A Nickelodeon executive, Dee wrote, simply shrugged and said, ”It’s Dan.”
That anecdote demonstrates the supreme level of confidence — and reliance — that Nickelodeon had in Dan Schneider, the prolific showrunner, producer and writer who was a powerful force at the channel for 24 years. Then, this week, Nickelodeon announced that Schneider would part ways with the network.
“Following many conversations together about next directions and future opportunities, Nickelodeon and our long-time creative partner Dan Schneider/Schneider’s Bakery have agreed to not extend the current deal,” Nickelodeon and Schneider said in a joint statement. “Since several Schneider’s Bakery projects are wrapping up, both sides agreed that this is a natural time for Nickelodeon and Schneider’s Bakery to pursue other opportunities and projects.” The network thanked Schneider’s team for its “immeasurable contributions to Nickelodeon.”
Schneider’s departure might come as a surprise, as he still has three shows on the channel: “Henry Danger”; its animated spinoff, “The Adventures of Kid Danger”; and “Game Shakers.” Deadline Hollywood, which first broke the story, reported that there had been complaints about Schneider’s alleged behavior, including his “well-documented temper issues for years”; and how he has come under fire online for tweeting pictures of his young female stars’ feet.
Nickelodeon did not respond to questions about Deadline’s report; Schneider’s representative declined to comment. On Tuesday, Page Six quoted someone who said “Schneider had been the victim of false online smears, and that his exit comes amid a change of management at the network, a disagreement over the ending for ‘Game Shakers’ and a fight over studio space.”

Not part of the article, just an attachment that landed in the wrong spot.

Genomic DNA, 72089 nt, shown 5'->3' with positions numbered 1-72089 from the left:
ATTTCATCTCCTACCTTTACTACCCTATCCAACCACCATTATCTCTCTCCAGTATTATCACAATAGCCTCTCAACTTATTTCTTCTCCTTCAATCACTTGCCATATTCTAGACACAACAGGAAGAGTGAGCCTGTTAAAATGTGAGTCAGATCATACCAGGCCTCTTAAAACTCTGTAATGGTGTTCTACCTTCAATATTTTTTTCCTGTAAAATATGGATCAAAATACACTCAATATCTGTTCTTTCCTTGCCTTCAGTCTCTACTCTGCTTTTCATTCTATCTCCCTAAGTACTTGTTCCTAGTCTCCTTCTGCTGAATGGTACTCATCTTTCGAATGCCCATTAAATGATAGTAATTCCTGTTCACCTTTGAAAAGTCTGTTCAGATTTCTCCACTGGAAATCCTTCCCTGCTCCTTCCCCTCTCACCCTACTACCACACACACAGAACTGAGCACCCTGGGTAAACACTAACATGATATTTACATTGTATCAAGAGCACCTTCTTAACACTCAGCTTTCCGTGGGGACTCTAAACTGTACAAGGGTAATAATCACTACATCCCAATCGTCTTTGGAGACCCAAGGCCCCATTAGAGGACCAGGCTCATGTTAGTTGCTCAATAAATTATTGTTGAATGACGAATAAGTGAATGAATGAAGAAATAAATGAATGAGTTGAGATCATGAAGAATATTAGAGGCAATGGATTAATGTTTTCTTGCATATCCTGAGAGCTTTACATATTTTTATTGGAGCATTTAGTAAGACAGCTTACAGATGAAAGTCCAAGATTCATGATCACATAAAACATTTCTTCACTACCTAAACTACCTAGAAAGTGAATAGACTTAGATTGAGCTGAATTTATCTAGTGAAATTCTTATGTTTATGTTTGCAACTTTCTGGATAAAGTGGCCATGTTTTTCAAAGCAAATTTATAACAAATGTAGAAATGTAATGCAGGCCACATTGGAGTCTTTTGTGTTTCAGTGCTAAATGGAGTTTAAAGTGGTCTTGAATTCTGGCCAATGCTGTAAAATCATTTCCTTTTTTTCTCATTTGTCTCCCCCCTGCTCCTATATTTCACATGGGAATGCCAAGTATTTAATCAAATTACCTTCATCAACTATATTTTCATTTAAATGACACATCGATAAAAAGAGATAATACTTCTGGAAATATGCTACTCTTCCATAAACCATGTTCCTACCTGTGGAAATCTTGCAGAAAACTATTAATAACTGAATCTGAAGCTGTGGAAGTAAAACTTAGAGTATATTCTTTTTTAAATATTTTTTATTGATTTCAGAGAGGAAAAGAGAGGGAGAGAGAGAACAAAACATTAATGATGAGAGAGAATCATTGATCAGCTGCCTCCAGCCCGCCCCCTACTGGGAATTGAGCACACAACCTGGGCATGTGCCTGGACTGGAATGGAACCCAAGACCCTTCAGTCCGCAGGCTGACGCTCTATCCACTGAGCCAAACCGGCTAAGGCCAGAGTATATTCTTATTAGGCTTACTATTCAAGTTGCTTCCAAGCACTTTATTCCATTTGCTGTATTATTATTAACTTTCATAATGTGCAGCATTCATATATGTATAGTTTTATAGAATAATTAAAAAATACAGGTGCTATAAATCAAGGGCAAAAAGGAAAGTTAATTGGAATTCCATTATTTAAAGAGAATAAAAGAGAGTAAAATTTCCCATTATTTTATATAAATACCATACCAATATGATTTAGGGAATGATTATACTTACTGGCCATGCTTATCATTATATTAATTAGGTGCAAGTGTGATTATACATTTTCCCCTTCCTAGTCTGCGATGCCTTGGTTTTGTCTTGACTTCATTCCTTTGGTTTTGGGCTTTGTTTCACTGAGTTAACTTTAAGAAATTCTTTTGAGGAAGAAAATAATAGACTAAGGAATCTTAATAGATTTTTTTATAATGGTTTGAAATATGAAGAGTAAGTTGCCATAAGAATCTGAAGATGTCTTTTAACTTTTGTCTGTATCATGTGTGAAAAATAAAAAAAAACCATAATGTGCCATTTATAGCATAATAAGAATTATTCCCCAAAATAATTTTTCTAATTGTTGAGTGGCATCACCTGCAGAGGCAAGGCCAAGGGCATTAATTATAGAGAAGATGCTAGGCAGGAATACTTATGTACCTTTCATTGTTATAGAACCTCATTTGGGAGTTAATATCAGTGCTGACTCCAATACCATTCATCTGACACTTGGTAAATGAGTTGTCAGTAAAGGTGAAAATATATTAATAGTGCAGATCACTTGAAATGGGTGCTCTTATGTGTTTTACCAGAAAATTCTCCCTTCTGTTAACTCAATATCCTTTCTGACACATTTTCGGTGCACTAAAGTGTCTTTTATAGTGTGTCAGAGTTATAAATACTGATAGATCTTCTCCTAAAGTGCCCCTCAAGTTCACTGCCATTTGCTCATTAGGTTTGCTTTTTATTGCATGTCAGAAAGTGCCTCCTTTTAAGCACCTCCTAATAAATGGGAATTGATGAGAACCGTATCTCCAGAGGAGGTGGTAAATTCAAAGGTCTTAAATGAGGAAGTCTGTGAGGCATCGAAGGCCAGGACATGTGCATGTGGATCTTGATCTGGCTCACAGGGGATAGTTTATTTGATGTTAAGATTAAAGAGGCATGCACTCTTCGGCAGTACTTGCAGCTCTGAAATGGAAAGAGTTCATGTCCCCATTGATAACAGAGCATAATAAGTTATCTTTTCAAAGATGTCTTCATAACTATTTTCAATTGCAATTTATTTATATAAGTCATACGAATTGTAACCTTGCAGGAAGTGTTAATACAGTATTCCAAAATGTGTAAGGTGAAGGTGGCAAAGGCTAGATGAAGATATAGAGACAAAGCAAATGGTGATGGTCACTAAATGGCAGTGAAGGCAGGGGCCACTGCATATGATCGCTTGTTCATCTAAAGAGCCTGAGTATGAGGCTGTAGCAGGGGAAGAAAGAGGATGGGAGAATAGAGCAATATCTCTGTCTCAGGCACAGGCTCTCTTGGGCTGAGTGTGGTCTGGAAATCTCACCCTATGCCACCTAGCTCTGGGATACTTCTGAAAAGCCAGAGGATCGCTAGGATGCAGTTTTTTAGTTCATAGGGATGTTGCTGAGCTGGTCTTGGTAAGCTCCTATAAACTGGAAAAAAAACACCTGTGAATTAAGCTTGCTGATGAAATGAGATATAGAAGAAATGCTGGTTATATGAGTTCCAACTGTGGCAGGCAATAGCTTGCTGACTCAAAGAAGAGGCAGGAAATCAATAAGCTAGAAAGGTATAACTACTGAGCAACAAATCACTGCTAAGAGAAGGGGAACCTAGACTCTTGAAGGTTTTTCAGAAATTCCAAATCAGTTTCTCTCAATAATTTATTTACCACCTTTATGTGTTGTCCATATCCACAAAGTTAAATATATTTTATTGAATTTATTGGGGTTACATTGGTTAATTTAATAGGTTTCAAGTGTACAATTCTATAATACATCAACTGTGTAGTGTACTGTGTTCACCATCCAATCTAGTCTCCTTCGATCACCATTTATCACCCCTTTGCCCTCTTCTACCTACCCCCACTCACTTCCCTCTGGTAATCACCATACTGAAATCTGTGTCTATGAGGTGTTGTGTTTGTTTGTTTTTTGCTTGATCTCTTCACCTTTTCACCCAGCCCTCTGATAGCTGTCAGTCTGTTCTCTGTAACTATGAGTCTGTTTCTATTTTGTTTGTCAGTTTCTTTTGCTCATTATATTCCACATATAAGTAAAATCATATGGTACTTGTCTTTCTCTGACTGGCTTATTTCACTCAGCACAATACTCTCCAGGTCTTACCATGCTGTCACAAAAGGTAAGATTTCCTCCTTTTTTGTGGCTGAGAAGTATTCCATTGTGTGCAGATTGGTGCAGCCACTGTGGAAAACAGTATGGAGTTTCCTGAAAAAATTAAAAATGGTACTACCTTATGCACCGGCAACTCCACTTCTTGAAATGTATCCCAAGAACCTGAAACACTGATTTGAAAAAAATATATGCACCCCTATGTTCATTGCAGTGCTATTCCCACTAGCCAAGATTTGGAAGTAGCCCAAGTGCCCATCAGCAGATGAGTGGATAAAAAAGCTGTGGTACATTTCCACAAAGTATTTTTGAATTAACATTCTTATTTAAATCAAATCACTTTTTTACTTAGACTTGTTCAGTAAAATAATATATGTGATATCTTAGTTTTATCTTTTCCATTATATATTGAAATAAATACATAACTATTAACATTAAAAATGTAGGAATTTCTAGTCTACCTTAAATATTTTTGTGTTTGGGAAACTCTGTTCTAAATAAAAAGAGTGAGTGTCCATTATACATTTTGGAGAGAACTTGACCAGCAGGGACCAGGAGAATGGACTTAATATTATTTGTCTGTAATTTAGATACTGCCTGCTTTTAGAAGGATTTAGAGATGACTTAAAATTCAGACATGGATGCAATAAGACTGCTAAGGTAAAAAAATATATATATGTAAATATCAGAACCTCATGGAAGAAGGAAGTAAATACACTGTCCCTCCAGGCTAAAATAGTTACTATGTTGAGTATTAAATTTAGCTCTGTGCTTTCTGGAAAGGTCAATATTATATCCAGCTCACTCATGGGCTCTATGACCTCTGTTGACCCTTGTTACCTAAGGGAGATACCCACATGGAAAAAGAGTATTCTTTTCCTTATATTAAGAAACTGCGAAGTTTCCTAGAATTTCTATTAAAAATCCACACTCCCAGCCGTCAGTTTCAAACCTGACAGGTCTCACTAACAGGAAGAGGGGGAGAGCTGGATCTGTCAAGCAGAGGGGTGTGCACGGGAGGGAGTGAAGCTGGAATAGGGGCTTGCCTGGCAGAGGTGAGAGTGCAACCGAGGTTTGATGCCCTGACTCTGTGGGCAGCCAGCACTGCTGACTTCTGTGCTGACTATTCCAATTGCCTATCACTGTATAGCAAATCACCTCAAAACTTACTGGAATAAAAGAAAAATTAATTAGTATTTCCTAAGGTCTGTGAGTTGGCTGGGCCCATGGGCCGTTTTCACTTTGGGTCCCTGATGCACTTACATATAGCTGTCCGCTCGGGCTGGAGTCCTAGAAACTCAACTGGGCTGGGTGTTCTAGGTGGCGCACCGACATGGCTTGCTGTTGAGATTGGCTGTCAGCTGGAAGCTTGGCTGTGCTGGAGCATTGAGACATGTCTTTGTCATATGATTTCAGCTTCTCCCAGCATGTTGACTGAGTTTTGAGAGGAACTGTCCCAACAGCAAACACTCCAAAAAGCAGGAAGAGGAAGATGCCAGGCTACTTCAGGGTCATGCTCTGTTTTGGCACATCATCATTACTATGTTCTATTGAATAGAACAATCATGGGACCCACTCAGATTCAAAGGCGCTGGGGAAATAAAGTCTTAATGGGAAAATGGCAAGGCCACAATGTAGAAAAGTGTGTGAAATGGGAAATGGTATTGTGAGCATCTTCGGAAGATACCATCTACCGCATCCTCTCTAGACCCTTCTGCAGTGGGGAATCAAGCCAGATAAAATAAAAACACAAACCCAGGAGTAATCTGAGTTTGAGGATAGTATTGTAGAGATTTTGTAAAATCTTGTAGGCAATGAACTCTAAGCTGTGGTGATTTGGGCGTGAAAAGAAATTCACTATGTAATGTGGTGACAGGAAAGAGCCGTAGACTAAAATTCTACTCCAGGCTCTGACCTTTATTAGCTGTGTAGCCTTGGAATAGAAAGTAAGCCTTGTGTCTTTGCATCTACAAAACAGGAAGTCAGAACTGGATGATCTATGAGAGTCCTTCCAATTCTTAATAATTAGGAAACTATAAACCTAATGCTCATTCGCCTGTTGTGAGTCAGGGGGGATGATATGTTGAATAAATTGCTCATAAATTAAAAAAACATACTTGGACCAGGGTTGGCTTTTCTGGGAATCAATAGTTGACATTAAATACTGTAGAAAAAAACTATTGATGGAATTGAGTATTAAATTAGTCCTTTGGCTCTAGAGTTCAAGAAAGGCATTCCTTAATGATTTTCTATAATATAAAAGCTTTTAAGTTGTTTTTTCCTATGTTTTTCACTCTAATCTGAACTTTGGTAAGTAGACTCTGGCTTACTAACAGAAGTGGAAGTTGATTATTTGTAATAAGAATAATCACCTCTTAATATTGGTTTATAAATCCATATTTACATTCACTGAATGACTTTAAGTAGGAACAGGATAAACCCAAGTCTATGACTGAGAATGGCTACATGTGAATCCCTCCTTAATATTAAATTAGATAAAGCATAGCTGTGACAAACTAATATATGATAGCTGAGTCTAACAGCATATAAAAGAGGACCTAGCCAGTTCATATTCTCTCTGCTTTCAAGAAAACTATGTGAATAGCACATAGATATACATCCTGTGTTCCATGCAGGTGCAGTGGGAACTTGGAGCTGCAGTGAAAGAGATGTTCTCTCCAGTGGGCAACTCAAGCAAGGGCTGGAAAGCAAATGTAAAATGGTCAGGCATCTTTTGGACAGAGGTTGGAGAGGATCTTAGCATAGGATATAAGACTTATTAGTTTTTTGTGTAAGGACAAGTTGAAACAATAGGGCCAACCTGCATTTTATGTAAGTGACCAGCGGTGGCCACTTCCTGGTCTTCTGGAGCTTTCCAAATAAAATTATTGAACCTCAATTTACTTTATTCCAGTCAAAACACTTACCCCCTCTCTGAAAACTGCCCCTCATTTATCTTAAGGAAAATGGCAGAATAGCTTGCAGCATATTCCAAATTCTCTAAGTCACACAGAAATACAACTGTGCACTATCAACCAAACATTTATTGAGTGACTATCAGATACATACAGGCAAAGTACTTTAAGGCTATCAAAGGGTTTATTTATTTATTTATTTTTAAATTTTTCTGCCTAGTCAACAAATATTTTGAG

It’s hard to overlook how important Schneider, 52, was to Nickelodeon — writers have described him as “the Norman Lear of kids television”; “the Aaron Sorkin of tween sitcoms”; and “teen TV’s reigning champ, who can’t seem to touch an idea without turning it into an unwieldy pile of cash for Nick.”
Schneider, whom the network gave its first Lifetime Achievement Award in 2014, had 10 hit shows and counting on Nickelodeon, starting with the sketch-comedy “All That,” commonly known as “Saturday Night Live” for children. Back in 1988, Schneider (a star of ABC sitcom “Head of the Class”) was first recruited by Nickelodeon to host the second annual Kids’ Choice Awards. In 1994, his former “Head of the Class” co-star, Brian Robbins, co-created “All That” and hired Schneider as an executive producer and head writer. The show ran for 10 seasons.
Many stories written about Schneider over the years mention his uncanny ability to know what children will find funny, and his eye for spotting talent. “All That” featured Kenan Thompson (now on the actual “Saturday Night Live”) and Kel Mitchell, who starred in a Robbins-Schneider spin-off “Kenan & Kel” in 1996. But Dee’s New York Times story reported the “turning point” in Schneider’s relationship with Nickelodeon occurred when he added 9-year-old Amanda Bynes to the cast of “All That” after seeing her at a talent showcase with Robbins.